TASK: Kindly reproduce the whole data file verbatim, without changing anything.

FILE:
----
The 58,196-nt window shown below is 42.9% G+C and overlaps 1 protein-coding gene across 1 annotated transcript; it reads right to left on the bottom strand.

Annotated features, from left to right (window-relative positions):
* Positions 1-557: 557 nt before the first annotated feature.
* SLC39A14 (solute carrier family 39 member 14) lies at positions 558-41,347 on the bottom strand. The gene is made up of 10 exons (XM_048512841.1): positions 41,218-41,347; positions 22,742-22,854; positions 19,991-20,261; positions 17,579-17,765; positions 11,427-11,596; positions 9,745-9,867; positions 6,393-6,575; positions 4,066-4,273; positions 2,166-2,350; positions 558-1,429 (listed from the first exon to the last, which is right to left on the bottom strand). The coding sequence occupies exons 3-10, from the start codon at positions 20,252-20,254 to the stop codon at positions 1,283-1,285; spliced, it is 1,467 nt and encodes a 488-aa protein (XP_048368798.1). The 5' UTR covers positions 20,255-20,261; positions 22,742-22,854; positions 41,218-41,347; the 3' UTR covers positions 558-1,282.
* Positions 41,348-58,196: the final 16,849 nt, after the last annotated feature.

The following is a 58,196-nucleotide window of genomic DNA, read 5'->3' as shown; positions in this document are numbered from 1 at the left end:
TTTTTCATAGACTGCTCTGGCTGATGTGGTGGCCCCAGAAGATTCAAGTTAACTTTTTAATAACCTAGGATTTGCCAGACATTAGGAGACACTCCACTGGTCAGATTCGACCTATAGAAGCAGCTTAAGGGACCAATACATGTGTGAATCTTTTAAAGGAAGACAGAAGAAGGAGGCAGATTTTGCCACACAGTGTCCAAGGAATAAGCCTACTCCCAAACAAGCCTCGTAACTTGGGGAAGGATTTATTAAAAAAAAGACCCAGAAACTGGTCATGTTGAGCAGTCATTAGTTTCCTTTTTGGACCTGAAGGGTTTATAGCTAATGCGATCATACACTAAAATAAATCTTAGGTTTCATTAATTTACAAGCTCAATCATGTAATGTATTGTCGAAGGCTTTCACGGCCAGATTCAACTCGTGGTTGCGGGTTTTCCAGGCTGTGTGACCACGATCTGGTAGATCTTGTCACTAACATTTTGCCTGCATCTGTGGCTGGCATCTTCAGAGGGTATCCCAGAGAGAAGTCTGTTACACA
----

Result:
The 58,196-nt window shown below is 42.9% G+C and overlaps 1 protein-coding gene across 1 annotated transcript; it reads right to left on the bottom strand.

Annotated features, from left to right (window-relative positions):
* Positions 1-557: 557 nt before the first annotated feature.
* SLC39A14 (solute carrier family 39 member 14) lies at positions 558-41,347 on the bottom strand. The gene is made up of 10 exons (XM_048512841.1): positions 41,218-41,347; positions 22,742-22,854; positions 19,991-20,261; positions 17,579-17,765; positions 11,427-11,596; positions 9,745-9,867; positions 6,393-6,575; positions 4,066-4,273; positions 2,166-2,350; positions 558-1,429 (listed from the first exon to the last, which is right to left on the bottom strand). The coding sequence occupies exons 3-10, from the start codon at positions 20,252-20,254 to the stop codon at positions 1,283-1,285; spliced, it is 1,467 nt and encodes a 488-aa protein (XP_048368798.1). The 5' UTR covers positions 20,255-20,261; positions 22,742-22,854; positions 41,218-41,347; the 3' UTR covers positions 558-1,282.
* Positions 41,348-58,196: the final 16,849 nt, after the last annotated feature.

The following is a 58,196-nucleotide window of genomic DNA, read 5'->3' as shown; positions in this document are numbered from 1 at the left end:
TTTTTCATAGACTGCTCTGGCTGATGTGGTGGCCCCAGAAGATTCAAGTTAACTTTTTAATAACCTAGGATTTGCCAGACATTAGGAGACACTCCACTGGTCAGATTCGACCTATAGAAGCAGCTTAAGGGACCAATACATGTGTGAATCTTTTAAAGGAAGACAGAAGAAGGAGGCAGATTTTGCCACACAGTGTCCAAGGAATAAGCCTACTCCCAAACAAGCCTCGTAACTTGGGGAAGGATTTATTAAAAAAAAGACCCAGAAACTGGTCATGTTGAGCAGTCATTAGTTTCCTTTTTGGACCTGAAGGGTTTATAGCTAATGCGATCATACACTAAAATAAATCTTAGGTTTCATTAATTTACAAGCTCAATCATGTAATGTATTGTCGAAGGCTTTCACGGCCAGATTCAACTCGTGGTTGCGGGTTTTCCAGGCTGTGTGACCACGATCTGGTAGATCTTGTCACTAACATTTTGCCTGCATCTGTGGCTGGCATCTTCAGAGGGTATCCCAGAGAGAAGTCTGTTACACA